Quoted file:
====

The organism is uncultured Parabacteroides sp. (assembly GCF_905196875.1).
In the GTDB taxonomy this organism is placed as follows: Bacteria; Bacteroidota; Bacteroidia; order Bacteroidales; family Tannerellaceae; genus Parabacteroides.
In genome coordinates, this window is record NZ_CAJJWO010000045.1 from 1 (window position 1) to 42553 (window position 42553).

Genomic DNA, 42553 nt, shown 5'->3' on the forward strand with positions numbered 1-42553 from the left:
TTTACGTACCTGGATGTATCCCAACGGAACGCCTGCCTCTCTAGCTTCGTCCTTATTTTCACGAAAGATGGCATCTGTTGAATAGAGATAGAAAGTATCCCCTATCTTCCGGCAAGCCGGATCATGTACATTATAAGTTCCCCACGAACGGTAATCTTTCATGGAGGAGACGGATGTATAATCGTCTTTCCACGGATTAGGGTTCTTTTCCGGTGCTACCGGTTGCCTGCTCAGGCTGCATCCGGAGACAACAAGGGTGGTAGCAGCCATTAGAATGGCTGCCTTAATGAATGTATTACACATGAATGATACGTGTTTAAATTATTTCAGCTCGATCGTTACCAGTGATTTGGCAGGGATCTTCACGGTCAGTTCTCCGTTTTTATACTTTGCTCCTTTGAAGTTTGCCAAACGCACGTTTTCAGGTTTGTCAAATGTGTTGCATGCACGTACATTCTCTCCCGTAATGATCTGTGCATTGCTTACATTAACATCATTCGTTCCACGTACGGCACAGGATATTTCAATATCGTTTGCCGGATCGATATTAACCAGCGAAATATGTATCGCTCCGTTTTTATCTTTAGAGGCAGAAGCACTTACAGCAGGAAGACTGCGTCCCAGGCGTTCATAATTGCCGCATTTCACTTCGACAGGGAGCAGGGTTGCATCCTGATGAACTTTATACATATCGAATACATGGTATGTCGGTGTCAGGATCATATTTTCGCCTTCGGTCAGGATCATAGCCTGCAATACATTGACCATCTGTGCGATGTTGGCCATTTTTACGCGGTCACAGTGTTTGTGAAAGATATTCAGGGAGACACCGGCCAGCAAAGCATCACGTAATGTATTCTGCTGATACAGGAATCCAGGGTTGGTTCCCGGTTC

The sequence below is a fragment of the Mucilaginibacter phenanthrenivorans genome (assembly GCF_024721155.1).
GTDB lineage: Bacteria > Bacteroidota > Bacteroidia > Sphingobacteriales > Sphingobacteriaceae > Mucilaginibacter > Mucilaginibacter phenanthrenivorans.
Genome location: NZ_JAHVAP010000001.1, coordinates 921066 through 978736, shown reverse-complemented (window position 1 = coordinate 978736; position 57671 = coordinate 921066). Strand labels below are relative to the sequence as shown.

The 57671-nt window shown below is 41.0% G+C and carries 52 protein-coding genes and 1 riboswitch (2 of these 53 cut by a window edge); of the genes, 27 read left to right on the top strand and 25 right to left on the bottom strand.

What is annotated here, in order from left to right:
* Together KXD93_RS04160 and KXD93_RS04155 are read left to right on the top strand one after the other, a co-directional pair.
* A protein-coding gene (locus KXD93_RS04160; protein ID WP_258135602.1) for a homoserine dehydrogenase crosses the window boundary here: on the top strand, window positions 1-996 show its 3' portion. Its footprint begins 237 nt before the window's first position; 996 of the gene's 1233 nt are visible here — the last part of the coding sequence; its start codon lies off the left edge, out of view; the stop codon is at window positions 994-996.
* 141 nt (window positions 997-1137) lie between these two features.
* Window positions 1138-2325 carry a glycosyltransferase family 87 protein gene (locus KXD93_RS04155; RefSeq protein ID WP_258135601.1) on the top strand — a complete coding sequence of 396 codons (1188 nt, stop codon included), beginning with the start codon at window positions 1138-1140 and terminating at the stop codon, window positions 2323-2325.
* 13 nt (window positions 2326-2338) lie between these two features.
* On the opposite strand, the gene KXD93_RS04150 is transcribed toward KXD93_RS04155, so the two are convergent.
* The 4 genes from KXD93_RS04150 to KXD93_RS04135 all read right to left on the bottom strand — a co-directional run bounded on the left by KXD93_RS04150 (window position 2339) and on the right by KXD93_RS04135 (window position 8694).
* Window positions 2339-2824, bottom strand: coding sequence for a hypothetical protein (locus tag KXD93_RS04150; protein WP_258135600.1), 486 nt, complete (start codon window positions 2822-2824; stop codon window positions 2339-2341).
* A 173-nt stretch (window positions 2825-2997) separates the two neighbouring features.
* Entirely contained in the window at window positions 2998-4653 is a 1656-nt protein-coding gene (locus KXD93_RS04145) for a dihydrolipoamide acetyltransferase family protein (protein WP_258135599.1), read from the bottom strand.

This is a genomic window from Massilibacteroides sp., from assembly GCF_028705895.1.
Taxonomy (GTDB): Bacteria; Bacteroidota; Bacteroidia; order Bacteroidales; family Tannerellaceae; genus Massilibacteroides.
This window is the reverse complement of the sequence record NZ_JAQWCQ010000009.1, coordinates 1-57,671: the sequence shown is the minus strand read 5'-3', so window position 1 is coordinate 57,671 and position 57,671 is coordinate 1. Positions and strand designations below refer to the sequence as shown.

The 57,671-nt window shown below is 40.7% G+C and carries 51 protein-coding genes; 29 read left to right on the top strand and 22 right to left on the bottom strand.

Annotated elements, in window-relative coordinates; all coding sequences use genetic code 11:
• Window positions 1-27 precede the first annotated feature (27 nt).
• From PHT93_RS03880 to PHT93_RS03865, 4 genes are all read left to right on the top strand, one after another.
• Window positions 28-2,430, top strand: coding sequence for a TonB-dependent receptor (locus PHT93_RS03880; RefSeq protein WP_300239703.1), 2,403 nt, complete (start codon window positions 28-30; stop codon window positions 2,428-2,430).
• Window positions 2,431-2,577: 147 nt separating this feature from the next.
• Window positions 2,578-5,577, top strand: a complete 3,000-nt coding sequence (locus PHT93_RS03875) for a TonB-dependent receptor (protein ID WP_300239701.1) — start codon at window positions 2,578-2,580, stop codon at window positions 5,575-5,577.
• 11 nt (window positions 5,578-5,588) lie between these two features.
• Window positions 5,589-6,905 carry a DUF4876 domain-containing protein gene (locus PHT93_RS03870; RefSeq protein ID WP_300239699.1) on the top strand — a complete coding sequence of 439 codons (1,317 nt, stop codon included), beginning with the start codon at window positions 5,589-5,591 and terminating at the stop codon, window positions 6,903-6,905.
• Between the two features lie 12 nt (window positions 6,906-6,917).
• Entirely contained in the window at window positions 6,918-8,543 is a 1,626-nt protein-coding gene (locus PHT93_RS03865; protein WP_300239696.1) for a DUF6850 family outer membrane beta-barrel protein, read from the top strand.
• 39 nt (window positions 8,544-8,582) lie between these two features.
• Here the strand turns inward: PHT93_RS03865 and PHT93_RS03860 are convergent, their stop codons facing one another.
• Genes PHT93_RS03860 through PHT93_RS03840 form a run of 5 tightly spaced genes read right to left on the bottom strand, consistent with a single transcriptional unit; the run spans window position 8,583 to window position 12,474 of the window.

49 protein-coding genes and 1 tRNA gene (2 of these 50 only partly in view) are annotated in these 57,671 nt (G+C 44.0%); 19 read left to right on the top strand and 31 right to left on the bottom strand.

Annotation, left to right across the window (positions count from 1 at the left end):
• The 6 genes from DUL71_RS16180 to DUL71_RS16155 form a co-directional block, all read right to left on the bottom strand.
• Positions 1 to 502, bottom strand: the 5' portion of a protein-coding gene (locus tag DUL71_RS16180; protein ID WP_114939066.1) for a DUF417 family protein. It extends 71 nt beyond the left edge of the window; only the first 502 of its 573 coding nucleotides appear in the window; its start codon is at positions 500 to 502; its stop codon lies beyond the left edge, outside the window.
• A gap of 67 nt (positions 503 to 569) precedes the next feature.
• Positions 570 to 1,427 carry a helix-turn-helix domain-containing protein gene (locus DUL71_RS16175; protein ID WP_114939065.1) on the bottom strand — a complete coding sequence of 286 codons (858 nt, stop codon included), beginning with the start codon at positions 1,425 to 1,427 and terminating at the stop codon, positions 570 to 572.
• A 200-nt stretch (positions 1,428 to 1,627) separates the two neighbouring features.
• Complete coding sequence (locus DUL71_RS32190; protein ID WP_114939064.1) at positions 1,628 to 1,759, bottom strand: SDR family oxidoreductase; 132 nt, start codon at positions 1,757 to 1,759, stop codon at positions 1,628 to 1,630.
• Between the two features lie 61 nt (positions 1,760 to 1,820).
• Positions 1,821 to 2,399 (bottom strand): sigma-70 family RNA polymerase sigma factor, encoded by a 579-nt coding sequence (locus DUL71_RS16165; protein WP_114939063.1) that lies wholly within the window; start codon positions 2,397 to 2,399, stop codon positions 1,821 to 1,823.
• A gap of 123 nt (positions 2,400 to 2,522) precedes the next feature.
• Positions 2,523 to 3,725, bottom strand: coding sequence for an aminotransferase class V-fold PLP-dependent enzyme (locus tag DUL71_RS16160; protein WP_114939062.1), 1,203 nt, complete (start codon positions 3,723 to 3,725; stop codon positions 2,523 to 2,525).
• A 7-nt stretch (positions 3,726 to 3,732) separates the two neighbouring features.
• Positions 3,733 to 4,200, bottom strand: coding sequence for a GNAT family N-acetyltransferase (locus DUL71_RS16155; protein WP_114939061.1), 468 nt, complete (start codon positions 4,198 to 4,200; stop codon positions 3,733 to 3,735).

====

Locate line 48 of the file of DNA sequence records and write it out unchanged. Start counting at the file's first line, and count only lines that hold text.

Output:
• A gap of 123 nt (positions 2,400 to 2,522) precedes the next feature.